Partial privatisation of TVNZ makes sense. Or it would do if the Government provided more than lip service to the new organisation having some cultural obligations. Sale of a minority stake is one of the options that was being considered by the Government so that the State broadcaster can adjust to big changes in the NZ media sector. TVNZ, MediaWorks and Spark have not merged or entered joint venture deals and as a result they risk becoming media midgets in a land of giants.
Spark has been mentioned to me as a potential partner – though it seems there are many combos being discussed. Inevitably, any privatisation through a merger would be opposed by the Left, as a sell-out. But in my opinion Labour and the Greens need to consider if there are realistically any prospects of TVNZ ever being a full-scale public broadcaster. Labour has talked the talk in the past but the idea was watered down when it was in power. State broadcasters carry a lot of emotional weight with the public because it is influential on public opinion. But in my mind its been a decade since TVNZ offered any special connection with the public. Its an ad machine, just like MediaWorks.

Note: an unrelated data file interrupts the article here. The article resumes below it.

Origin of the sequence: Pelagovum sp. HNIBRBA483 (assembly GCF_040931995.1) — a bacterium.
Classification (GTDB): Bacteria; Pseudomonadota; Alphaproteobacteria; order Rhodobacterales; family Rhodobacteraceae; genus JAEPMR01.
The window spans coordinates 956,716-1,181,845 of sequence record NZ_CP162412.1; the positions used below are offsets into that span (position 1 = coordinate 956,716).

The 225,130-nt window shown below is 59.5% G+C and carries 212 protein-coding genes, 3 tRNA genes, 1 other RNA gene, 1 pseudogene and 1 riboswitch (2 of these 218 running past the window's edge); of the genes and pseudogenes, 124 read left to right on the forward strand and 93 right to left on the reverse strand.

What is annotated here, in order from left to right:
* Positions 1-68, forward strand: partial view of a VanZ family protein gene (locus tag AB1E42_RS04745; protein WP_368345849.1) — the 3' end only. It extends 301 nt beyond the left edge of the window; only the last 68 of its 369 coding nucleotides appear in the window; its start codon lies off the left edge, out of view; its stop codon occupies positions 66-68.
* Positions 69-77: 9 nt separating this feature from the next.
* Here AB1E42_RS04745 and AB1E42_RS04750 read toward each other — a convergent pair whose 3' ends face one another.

If part privatisation could be achieved more simply it might break it out of a worsening commercial deadlock and move more assuredly into the world of internet TV. The loss of equity would be worth it if the Government were to guarantee some some sort of funded public service role as has been discussed. It could be sold off the same way as they were for state owned energy companies like Mighty River Power, which is chaired by TVNZ chair Joan Withers. (Many years ago Withers was also chief executive of Radio New Zealand commercial stations, which was sold to the private sector.) As it stands TVNZ is in the worst of both worlds.
It does not have the capital to make big decisions to help the commercial survival of free to air TV. And it is not delivering the purported benefits of a national broadcaster.
State TV has always been politicised. National has not been actively considered privatisation for some years. probably because the value of mainstream media companies have diminished so much in the past five years. National’s approach has focused on uninterested neglect – removing barriers to delivering better commercial results and dividends, but with no concerns about the future free-to-air sector. National has always been ambivalent to state media. But like Labour, the Nats are drawn abstract benefits of oversight over a media company.